Environmental Prosecution

Syncrude was charged with failing to store a hazardous substance in a manner that ensured that it did not come into contact with any animals, contrary to Alberta’s Environmental Protection and Enhancement Act, section 155, and with depositing a substance harmful to migratory birds in an area frequented by migratory birds, contrary to Canada’s Migratory Birds Convention Act, section 5.1(1).

Source of graphic unknown

On June 25, 2010, after an eight-week trial, a judge of the Provincial Court of Alberta rendered guilty verdicts on both charges. The Court determined that the oil sands operator failed to establish the defence of due diligence.  While it was impossible ensure waterfowl would not land on the tailings pond, the probability could have been significantly reduced.  Syncrude did not establish a proper system to ensure that wildlife would not be contaminated by the pond, and did not take reasonable steps to ensure the effective operation of such a system.

While Syncrude had a bird deterrent system, it had deficiencies.  Employees had documented a decline in the company’s resources dedicated to bird deterrence.   They had no formal training in dealing with bird behaviour or deterrence, there were too few staff and they were not equipped with the latest technology.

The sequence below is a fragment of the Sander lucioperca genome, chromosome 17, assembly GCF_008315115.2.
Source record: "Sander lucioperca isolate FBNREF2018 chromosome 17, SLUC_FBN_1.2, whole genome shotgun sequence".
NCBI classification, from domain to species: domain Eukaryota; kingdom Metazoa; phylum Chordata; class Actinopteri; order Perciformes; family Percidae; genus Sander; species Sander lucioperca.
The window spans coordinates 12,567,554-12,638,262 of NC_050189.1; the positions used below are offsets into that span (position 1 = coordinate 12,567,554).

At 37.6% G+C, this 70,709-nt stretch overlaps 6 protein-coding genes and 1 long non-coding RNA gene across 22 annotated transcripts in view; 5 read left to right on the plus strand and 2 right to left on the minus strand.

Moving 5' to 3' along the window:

“Full weekly coverage’ was only implemented Monday through Thursday, and the deployment of deterrence methods did not commence until April 14, 2008.  Syncrude’s Plan for 67 cannons was too few, the functioning ones were wrongly installed, and they were not deployed along the perimeter of the basin before the birds were discovered. By contrast, two of Syncrude’s competitors, Shell and Suncor set up their deterrence programs at least two weeks earlier than Syncrude, and both companies’ land cannons were in place before April 8.

Proper written documentation and procedures were not in place at Syncrude.   Industry and government data collection, systematic monitoring and research on bird landing, oiling and mortality rates on the tailings pond all fell short, which led to ineffective deterrent methods.